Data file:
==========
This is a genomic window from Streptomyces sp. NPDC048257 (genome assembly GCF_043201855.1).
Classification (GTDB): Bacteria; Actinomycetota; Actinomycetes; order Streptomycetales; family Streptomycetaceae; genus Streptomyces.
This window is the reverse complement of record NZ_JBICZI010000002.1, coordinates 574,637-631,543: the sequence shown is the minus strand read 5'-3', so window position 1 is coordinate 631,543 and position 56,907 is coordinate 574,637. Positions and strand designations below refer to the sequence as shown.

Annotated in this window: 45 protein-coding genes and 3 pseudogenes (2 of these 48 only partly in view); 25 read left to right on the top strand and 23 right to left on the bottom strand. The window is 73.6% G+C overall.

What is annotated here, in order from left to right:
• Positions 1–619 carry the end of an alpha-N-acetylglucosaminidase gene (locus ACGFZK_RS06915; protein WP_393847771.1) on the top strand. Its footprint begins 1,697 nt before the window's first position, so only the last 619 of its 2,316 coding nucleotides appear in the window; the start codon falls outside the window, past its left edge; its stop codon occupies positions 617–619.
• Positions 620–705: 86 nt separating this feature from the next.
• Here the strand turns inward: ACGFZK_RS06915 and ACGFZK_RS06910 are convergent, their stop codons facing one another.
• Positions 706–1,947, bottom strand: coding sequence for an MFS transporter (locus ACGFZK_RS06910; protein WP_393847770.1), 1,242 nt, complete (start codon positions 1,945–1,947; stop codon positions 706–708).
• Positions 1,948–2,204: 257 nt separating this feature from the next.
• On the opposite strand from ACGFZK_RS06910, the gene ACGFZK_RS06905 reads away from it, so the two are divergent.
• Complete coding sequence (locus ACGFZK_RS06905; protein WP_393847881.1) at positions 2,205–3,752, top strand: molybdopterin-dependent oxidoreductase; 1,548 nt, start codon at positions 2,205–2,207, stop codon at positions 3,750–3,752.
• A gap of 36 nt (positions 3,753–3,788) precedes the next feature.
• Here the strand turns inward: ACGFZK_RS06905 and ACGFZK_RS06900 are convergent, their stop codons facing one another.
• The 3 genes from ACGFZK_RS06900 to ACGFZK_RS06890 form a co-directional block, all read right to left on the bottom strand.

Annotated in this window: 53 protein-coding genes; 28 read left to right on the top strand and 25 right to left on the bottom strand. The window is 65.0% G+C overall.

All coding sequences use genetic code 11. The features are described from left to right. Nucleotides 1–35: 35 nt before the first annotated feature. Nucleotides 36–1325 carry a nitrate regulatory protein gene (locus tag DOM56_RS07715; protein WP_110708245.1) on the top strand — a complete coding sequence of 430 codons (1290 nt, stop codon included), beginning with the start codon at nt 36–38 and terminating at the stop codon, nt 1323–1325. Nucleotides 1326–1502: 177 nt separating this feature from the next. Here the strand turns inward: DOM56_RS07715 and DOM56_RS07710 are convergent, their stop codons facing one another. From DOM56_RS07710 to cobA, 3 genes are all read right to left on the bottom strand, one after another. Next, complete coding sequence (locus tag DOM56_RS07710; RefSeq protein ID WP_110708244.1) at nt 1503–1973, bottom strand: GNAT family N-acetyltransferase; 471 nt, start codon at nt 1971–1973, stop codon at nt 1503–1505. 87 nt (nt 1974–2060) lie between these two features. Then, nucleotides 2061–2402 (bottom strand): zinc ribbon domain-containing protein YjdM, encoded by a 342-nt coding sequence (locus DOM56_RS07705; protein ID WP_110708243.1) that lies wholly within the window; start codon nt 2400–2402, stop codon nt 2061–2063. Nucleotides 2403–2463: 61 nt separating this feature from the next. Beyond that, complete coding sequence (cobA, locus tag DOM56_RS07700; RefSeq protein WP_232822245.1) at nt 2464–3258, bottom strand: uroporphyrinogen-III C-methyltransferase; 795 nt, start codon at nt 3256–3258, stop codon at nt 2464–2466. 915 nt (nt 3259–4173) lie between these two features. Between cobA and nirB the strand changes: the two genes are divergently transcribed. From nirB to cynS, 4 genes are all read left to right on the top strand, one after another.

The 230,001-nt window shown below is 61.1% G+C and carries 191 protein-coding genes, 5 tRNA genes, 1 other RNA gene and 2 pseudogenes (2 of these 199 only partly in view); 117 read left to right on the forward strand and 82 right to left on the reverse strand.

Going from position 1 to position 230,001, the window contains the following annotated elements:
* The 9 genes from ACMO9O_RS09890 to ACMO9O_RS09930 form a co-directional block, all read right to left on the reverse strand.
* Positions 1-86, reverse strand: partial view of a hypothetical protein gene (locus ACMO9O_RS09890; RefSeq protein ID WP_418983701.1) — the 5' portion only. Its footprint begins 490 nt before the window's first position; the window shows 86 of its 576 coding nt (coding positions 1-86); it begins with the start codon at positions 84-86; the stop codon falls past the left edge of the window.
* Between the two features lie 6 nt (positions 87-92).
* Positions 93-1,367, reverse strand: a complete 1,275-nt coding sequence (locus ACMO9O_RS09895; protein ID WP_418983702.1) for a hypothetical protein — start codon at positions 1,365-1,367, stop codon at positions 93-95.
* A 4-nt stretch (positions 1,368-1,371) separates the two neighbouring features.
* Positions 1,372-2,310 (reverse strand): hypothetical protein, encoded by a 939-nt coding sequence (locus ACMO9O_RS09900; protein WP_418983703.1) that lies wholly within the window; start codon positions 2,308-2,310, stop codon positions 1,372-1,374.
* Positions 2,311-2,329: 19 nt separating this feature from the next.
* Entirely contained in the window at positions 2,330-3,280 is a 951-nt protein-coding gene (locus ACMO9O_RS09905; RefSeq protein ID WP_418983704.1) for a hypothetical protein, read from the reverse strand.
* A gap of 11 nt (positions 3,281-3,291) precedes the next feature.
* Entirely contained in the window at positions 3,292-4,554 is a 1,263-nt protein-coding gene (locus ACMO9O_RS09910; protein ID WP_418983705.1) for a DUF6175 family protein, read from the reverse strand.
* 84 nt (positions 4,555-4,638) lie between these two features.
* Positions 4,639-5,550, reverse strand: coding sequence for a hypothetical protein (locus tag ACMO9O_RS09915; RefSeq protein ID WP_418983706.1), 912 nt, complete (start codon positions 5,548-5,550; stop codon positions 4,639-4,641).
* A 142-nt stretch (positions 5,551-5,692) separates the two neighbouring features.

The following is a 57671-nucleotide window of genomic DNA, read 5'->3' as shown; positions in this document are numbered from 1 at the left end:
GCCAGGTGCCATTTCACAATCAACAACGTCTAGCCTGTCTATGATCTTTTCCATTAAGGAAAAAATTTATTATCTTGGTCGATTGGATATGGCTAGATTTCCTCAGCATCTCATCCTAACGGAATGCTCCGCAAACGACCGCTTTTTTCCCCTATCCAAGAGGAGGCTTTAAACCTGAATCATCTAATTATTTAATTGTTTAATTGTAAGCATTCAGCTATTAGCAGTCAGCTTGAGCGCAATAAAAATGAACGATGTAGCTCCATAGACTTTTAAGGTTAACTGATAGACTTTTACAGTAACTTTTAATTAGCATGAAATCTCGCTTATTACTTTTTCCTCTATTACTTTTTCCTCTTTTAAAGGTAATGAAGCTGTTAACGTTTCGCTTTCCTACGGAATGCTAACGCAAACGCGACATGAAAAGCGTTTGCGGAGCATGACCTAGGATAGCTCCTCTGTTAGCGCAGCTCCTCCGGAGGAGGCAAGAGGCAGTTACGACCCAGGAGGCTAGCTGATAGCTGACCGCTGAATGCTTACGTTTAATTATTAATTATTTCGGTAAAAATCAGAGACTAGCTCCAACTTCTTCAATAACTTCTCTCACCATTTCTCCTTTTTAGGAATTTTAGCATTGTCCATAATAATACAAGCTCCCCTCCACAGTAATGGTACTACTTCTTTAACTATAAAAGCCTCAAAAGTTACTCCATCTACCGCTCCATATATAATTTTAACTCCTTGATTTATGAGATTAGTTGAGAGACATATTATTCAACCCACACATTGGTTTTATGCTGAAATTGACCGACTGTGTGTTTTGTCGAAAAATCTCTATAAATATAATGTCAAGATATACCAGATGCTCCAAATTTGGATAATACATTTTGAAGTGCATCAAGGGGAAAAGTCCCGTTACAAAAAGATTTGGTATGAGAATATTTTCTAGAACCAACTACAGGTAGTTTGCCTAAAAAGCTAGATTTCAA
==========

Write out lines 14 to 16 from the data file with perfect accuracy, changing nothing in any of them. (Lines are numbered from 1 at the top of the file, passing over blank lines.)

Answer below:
• Here the strand turns inward: ACGFZK_RS06905 and ACGFZK_RS06900 are convergent, their stop codons facing one another.
• The 3 genes from ACGFZK_RS06900 to ACGFZK_RS06890 form a co-directional block, all read right to left on the bottom strand.

Annotated in this window: 53 protein-coding genes; 28 read left to right on the top strand and 25 right to left on the bottom strand. The window is 65.0% G+C overall.